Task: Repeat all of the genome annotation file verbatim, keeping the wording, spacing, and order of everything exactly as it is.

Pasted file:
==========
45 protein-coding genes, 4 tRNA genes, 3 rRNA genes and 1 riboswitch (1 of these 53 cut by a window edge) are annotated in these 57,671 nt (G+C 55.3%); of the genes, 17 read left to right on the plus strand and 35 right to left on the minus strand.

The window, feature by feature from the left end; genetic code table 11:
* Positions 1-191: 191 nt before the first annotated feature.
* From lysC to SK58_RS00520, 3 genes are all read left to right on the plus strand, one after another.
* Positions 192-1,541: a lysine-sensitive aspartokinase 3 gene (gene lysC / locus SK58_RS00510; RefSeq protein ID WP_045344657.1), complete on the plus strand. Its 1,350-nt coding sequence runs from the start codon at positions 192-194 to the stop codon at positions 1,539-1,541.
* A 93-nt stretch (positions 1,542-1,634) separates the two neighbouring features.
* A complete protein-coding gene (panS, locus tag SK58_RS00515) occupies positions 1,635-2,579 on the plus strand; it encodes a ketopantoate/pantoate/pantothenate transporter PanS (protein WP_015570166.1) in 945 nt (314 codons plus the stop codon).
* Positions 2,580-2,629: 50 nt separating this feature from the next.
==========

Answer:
45 protein-coding genes, 4 tRNA genes, 3 rRNA genes and 1 riboswitch (1 of these 53 cut by a window edge) are annotated in these 57,671 nt (G+C 55.3%); of the genes, 17 read left to right on the plus strand and 35 right to left on the minus strand.

The window, feature by feature from the left end; genetic code table 11:
* Positions 1-191: 191 nt before the first annotated feature.
* From lysC to SK58_RS00520, 3 genes are all read left to right on the plus strand, one after another.
* Positions 192-1,541: a lysine-sensitive aspartokinase 3 gene (gene lysC / locus SK58_RS00510; RefSeq protein ID WP_045344657.1), complete on the plus strand. Its 1,350-nt coding sequence runs from the start codon at positions 192-194 to the stop codon at positions 1,539-1,541.
* A 93-nt stretch (positions 1,542-1,634) separates the two neighbouring features.
* A complete protein-coding gene (panS, locus tag SK58_RS00515) occupies positions 1,635-2,579 on the plus strand; it encodes a ketopantoate/pantoate/pantothenate transporter PanS (protein WP_015570166.1) in 945 nt (314 codons plus the stop codon).
* Positions 2,580-2,629: 50 nt separating this feature from the next.